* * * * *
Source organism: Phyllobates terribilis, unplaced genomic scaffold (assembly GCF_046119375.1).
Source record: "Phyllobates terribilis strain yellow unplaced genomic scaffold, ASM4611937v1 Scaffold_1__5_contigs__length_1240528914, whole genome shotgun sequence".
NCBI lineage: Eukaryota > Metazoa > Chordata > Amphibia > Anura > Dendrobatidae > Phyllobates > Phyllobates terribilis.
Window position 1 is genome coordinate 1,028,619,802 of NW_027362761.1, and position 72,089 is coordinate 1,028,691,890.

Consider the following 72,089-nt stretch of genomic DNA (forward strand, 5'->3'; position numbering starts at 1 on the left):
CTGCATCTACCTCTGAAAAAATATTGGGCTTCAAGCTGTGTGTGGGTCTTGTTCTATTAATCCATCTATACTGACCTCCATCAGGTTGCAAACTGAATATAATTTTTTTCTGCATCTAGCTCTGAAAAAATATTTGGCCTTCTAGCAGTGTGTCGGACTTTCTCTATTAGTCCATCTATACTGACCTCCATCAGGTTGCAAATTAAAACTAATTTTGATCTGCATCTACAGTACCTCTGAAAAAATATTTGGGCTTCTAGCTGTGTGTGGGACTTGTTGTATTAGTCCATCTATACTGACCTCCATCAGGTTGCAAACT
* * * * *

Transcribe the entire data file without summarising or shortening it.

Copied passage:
Source organism: Phyllobates terribilis, unplaced genomic scaffold (assembly GCF_046119375.1).
Source record: "Phyllobates terribilis strain yellow unplaced genomic scaffold, ASM4611937v1 Scaffold_1__5_contigs__length_1240528914, whole genome shotgun sequence".
NCBI lineage: Eukaryota > Metazoa > Chordata > Amphibia > Anura > Dendrobatidae > Phyllobates > Phyllobates terribilis.
Window position 1 is genome coordinate 1,028,619,802 of NW_027362761.1, and position 72,089 is coordinate 1,028,691,890.

Consider the following 72,089-nt stretch of genomic DNA (forward strand, 5'->3'; position numbering starts at 1 on the left):
CTGCATCTACCTCTGAAAAAATATTGGGCTTCAAGCTGTGTGTGGGTCTTGTTCTATTAATCCATCTATACTGACCTCCATCAGGTTGCAAACTGAATATAATTTTTTTCTGCATCTAGCTCTGAAAAAATATTTGGCCTTCTAGCAGTGTGTCGGACTTTCTCTATTAGTCCATCTATACTGACCTCCATCAGGTTGCAAATTAAAACTAATTTTGATCTGCATCTACAGTACCTCTGAAAAAATATTTGGGCTTCTAGCTGTGTGTGGGACTTGTTGTATTAGTCCATCTATACTGACCTCCATCAGGTTGCAAACT